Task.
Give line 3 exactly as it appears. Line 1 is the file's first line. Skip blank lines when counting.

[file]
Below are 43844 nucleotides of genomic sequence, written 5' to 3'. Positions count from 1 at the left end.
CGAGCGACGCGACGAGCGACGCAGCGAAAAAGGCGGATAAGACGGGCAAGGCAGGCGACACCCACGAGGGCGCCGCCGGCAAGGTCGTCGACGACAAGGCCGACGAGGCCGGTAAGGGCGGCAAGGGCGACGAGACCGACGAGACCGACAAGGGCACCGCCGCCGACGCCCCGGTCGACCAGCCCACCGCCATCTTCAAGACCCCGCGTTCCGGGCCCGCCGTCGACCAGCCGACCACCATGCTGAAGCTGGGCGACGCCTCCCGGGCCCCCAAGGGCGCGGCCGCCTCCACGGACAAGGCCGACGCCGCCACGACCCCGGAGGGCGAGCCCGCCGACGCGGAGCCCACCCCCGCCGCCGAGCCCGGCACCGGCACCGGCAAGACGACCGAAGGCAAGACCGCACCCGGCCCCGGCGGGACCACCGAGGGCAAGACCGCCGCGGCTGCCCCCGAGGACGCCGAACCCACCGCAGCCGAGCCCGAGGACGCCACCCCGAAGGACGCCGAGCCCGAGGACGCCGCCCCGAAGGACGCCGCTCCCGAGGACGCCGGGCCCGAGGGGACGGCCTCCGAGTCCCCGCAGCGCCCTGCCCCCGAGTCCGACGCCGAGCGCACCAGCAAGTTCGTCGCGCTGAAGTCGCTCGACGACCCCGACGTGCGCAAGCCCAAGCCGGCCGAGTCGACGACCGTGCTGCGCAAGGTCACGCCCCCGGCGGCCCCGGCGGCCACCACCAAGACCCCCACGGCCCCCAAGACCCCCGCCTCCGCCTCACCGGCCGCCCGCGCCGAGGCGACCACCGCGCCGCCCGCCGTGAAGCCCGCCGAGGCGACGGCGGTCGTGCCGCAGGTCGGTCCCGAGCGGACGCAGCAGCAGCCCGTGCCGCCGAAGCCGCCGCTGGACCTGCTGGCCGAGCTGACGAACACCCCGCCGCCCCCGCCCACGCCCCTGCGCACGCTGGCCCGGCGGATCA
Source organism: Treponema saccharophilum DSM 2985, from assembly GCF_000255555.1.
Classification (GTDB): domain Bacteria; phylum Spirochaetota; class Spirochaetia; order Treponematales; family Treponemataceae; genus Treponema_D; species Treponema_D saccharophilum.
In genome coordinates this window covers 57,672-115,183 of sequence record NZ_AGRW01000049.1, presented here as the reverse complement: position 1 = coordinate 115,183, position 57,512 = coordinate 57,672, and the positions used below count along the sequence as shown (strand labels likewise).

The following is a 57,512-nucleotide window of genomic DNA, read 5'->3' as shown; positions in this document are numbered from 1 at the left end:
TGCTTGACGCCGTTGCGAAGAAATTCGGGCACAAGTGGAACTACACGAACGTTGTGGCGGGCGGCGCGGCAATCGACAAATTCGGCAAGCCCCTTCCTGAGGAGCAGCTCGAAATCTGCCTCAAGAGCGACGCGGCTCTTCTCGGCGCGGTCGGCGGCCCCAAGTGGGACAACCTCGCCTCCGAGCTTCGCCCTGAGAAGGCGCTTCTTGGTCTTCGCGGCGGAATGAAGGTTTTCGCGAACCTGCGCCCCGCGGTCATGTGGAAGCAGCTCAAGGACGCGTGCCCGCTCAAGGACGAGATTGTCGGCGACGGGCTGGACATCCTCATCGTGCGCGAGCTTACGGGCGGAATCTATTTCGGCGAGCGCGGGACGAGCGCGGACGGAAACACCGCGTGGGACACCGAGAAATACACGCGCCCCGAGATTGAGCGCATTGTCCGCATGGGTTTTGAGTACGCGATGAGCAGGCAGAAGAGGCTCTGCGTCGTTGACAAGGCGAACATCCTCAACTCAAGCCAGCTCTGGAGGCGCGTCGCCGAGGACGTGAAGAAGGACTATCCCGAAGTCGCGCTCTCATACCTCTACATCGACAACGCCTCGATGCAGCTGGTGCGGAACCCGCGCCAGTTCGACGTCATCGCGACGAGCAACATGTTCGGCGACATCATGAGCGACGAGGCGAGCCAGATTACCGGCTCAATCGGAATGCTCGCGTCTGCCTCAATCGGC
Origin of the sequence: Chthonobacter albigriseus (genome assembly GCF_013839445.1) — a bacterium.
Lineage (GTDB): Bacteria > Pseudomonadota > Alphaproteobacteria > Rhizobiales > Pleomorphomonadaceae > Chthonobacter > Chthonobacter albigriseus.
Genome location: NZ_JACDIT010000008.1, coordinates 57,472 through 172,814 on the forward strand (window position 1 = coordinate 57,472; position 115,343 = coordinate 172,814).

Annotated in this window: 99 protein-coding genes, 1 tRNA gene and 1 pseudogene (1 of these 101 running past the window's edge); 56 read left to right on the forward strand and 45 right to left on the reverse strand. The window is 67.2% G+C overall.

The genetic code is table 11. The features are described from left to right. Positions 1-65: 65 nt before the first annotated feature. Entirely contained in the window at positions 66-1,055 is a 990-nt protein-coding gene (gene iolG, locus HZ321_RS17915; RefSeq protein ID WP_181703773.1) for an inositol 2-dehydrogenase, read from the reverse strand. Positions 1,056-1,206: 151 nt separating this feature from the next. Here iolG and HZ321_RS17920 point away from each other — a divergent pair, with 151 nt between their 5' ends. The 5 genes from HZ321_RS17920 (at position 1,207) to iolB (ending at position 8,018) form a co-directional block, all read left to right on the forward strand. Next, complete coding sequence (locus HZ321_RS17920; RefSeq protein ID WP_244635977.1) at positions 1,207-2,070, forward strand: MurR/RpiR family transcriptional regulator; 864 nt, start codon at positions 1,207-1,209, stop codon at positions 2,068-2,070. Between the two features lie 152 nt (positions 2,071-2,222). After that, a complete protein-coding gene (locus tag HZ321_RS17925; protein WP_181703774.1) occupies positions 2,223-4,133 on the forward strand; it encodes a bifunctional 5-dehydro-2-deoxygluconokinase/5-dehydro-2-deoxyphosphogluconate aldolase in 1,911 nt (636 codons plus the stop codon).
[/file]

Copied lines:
Source organism: Treponema saccharophilum DSM 2985, from assembly GCF_000255555.1.